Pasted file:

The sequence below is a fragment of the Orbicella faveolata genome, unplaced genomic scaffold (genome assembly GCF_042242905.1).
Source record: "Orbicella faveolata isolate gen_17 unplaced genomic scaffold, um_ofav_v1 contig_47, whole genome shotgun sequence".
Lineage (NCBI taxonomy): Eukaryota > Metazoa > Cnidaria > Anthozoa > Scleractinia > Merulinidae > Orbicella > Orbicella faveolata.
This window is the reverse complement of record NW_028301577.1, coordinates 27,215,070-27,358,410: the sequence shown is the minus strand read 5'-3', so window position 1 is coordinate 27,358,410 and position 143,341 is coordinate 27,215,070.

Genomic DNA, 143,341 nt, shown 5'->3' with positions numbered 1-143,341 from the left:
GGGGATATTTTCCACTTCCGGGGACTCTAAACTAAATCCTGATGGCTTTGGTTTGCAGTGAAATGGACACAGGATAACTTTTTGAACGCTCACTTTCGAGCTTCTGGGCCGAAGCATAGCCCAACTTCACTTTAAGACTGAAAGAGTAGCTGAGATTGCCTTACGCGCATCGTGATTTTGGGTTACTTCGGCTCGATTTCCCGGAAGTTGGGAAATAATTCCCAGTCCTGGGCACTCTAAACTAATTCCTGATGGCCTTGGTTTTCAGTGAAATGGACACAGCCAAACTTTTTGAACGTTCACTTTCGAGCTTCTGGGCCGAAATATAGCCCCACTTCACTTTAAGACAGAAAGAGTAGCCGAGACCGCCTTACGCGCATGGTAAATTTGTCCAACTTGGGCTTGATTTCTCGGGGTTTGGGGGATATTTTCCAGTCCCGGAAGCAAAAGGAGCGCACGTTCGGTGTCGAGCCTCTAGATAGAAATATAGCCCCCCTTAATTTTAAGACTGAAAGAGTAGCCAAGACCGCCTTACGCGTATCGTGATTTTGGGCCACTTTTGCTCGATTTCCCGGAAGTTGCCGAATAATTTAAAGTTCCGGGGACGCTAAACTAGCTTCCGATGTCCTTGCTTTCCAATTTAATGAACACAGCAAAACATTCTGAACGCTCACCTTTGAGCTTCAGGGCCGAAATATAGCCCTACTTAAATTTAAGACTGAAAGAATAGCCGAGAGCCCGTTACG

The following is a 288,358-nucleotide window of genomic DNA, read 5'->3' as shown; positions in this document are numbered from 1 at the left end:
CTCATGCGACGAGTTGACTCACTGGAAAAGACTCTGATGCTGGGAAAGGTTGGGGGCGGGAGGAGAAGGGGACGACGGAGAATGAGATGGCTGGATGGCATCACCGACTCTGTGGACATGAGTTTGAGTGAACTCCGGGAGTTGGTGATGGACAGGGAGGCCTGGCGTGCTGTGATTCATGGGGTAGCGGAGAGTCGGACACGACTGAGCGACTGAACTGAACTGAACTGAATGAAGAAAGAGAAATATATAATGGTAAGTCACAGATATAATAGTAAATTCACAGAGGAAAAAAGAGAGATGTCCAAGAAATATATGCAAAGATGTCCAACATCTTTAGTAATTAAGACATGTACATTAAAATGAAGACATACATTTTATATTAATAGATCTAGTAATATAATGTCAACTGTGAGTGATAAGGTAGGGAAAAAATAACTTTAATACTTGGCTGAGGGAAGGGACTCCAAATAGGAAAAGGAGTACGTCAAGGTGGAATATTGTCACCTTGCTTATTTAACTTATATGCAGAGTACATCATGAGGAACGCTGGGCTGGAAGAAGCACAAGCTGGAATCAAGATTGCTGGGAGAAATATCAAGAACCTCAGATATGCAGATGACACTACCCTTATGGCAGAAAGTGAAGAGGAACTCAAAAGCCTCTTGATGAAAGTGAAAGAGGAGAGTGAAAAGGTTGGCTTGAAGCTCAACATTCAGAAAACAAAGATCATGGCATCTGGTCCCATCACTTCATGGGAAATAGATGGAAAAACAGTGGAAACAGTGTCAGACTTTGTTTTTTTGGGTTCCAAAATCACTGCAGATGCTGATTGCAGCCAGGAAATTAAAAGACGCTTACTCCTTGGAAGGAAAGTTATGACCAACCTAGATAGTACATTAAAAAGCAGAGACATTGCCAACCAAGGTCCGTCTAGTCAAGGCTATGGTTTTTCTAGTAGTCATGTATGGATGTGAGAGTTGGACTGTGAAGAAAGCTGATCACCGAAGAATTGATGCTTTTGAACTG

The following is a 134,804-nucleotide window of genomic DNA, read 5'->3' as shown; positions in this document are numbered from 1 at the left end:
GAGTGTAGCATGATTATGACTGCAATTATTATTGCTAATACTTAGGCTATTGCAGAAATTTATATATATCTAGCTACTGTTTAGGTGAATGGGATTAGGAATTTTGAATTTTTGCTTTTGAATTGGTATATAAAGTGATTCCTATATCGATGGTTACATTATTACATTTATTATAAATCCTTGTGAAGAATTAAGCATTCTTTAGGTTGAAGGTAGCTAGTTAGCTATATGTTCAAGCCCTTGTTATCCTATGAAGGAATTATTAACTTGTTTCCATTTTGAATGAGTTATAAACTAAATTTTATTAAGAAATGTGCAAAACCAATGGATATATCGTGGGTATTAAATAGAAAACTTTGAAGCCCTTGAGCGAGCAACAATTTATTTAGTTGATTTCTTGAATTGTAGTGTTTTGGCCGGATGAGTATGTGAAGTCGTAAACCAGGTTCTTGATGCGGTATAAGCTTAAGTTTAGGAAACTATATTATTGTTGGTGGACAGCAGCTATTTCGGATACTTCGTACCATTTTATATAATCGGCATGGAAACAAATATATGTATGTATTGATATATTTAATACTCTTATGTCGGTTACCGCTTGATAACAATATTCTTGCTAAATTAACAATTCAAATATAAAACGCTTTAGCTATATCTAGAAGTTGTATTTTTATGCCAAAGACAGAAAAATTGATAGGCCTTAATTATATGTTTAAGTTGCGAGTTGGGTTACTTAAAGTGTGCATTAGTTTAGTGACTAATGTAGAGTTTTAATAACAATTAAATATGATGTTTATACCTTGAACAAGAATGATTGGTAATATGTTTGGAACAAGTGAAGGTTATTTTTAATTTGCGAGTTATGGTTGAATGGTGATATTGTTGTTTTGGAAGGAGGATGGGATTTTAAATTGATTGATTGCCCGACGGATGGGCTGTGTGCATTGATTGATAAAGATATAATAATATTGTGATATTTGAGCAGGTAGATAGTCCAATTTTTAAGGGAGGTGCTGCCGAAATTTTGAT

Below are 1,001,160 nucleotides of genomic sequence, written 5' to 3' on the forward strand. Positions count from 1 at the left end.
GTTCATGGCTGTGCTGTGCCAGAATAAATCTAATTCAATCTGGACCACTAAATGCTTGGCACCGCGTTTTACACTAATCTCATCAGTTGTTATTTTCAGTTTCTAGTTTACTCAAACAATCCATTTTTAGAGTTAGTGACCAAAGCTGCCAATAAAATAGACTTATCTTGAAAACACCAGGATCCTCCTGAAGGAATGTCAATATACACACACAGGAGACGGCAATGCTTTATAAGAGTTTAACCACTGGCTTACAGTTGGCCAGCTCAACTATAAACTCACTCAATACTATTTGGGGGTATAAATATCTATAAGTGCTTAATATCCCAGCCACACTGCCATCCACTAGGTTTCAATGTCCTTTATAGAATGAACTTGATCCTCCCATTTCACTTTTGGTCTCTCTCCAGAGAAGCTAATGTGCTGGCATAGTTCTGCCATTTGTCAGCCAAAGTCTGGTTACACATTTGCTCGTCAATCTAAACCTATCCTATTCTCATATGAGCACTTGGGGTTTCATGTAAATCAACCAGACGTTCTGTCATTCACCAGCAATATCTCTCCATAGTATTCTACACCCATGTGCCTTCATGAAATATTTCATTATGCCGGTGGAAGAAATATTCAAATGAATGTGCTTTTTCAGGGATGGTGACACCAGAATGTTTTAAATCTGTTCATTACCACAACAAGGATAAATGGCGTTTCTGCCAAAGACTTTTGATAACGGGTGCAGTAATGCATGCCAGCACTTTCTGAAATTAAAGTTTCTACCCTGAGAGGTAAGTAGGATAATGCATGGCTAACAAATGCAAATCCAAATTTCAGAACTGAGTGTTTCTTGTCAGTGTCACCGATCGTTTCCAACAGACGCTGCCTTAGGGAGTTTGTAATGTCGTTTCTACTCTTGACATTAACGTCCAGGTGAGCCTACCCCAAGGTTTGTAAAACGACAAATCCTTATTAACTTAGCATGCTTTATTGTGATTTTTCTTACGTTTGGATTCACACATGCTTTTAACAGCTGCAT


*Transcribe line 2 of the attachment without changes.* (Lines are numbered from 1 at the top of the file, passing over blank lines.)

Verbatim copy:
Source record: "Orbicella faveolata isolate gen_17 unplaced genomic scaffold, um_ofav_v1 contig_47, whole genome shotgun sequence".